My sister in law has 3 half African American children, the youngest a son. My nephew is now 7, and as he continues to make his way in the world, he's already having to deal with the fact that his skin color, his hair texture, his facial features mark him as different from his mom, or his favorite uncle.  More then once when I've been with him on family visits I've noticed well meaning people of all backgrounds and ethnicities look at he and I as we go about our business with more then passing glances.  In this day and age no one says anything - though there have been a couple of older ladies who smile sweetly as if to acknowledge that male role models are important no matter what the circumstances.

But those kind looks will one day - if the statistics are to be believed - be replaced by locking of doors, crossing of streets, and lowering of academic demands.  All over his skin color.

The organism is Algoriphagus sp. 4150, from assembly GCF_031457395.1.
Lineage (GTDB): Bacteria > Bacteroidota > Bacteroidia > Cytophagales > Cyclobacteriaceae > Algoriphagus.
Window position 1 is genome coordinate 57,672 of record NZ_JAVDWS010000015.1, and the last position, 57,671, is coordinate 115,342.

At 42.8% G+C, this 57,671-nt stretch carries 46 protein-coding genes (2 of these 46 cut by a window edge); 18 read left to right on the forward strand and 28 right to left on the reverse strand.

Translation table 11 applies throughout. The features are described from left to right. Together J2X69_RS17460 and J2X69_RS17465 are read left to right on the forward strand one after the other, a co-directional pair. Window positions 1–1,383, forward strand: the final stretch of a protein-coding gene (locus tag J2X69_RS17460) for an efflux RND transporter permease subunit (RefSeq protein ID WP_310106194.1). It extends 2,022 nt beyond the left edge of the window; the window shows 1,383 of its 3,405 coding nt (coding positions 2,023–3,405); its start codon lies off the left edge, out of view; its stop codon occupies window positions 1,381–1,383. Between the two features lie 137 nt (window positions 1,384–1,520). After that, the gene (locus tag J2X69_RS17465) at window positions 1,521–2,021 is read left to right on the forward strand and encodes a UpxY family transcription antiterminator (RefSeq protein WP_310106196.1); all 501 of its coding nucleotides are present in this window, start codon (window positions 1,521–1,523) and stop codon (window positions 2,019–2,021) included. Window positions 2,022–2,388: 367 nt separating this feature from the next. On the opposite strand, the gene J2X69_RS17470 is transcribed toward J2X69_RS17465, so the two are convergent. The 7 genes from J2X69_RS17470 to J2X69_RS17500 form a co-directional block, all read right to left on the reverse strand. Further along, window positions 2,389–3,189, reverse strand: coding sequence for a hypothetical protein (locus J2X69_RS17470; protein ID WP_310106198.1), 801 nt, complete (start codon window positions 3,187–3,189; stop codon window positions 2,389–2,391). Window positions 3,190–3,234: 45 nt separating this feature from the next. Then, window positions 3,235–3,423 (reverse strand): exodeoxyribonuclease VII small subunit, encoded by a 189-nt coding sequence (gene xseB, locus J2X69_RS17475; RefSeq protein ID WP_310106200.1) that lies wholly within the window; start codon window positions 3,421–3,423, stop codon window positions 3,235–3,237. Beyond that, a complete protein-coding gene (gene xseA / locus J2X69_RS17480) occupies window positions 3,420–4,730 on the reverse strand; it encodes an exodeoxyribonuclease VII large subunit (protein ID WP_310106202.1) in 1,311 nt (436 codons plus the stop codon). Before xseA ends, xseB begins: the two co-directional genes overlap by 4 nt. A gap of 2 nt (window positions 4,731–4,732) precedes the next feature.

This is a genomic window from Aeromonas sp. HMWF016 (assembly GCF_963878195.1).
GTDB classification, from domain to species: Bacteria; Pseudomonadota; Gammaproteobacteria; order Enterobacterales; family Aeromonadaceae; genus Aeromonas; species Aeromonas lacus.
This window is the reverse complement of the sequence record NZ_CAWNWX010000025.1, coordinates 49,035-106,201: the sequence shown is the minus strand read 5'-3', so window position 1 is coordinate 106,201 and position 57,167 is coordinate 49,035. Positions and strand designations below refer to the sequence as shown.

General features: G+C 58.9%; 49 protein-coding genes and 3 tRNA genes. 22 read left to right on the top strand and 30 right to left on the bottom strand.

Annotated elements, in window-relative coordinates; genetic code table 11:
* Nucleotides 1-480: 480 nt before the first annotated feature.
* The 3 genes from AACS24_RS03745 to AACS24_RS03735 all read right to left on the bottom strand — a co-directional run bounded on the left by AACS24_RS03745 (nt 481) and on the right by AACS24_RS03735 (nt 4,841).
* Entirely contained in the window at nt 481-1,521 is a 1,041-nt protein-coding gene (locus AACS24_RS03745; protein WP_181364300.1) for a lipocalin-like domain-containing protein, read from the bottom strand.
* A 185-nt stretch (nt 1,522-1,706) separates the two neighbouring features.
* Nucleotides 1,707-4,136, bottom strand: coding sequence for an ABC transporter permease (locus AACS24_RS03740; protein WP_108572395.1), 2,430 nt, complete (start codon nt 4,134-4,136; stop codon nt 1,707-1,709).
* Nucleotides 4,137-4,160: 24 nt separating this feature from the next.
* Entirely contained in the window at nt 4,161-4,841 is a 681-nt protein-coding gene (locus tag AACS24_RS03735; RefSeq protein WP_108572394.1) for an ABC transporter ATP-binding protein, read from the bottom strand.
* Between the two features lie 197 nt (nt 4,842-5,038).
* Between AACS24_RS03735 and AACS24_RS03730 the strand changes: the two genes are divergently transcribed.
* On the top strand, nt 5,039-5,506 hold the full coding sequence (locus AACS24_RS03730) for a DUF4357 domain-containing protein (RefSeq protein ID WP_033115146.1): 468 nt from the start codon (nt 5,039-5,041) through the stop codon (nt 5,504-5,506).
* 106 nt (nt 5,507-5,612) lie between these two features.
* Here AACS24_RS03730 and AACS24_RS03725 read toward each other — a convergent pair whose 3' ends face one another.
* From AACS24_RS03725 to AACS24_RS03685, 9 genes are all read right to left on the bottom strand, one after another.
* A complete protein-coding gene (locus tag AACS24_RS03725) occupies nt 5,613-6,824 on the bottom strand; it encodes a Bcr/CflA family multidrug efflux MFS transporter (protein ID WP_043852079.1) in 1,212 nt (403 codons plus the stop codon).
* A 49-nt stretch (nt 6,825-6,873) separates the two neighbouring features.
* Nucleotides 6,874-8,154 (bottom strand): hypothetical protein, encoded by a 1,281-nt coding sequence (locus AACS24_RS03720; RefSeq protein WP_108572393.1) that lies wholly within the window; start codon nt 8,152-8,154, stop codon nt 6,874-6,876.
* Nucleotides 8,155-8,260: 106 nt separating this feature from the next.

Unfortunately for my nephew, his neurology will be working against him just as much as his skin color.  Thanks in part to several minutes of oxygen deprivation as an infant, he now lives with several mental health issues, two of which make it seriously hard to control his impulses and to permit him to empathize with others.  Both, thankfully, are under some control with medicine, but more then once a grown up has had to intervene with him because he started hitting a cousin he claims to love because said cousin was "annoying him." Equally disturbing are his very occasional statements about being in-between two arguing angels on his shoulders -like on TV Uncle P! - and the fact that its getting harder to listen to the good angel.